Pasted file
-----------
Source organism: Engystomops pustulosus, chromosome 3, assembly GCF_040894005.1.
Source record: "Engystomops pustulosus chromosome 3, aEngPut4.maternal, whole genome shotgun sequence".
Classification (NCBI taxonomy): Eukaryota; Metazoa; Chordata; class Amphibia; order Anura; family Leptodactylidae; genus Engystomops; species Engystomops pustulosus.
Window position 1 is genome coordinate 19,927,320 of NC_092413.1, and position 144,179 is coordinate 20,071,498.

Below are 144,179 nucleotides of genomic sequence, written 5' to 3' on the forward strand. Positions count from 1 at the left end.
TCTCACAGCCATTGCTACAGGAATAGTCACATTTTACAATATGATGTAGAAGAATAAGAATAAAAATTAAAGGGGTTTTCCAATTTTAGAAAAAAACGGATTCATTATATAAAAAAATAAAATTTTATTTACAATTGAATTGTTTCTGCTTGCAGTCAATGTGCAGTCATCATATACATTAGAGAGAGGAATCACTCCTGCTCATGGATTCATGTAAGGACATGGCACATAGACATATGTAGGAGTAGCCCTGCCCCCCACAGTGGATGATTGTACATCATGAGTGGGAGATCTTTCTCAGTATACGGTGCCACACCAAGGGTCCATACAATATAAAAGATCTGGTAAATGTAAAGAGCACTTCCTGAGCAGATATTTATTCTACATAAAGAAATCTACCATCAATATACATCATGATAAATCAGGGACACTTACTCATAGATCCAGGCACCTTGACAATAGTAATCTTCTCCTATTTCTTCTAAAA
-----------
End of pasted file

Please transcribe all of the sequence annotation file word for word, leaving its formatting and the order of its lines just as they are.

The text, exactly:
Source organism: Engystomops pustulosus, chromosome 3, assembly GCF_040894005.1.
Source record: "Engystomops pustulosus chromosome 3, aEngPut4.maternal, whole genome shotgun sequence".
Classification (NCBI taxonomy): Eukaryota; Metazoa; Chordata; class Amphibia; order Anura; family Leptodactylidae; genus Engystomops; species Engystomops pustulosus.
Window position 1 is genome coordinate 19,927,320 of NC_092413.1, and position 144,179 is coordinate 20,071,498.

Below are 144,179 nucleotides of genomic sequence, written 5' to 3' on the forward strand. Positions count from 1 at the left end.
TCTCACAGCCATTGCTACAGGAATAGTCACATTTTACAATATGATGTAGAAGAATAAGAATAAAAATTAAAGGGGTTTTCCAATTTTAGAAAAAAACGGATTCATTATATAAAAAAATAAAATTTTATTTACAATTGAATTGTTTCTGCTTGCAGTCAATGTGCAGTCATCATATACATTAGAGAGAGGAATCACTCCTGCTCATGGATTCATGTAAGGACATGGCACATAGACATATGTAGGAGTAGCCCTGCCCCCCACAGTGGATGATTGTACATCATGAGTGGGAGATCTTTCTCAGTATACGGTGCCACACCAAGGGTCCATACAATATAAAAGATCTGGTAAATGTAAAGAGCACTTCCTGAGCAGATATTTATTCTACATAAAGAAATCTACCATCAATATACATCATGATAAATCAGGGACACTTACTCATAGATCCAGGCACCTTGACAATAGTAATCTTCTCCTATTTCTTCTAAAA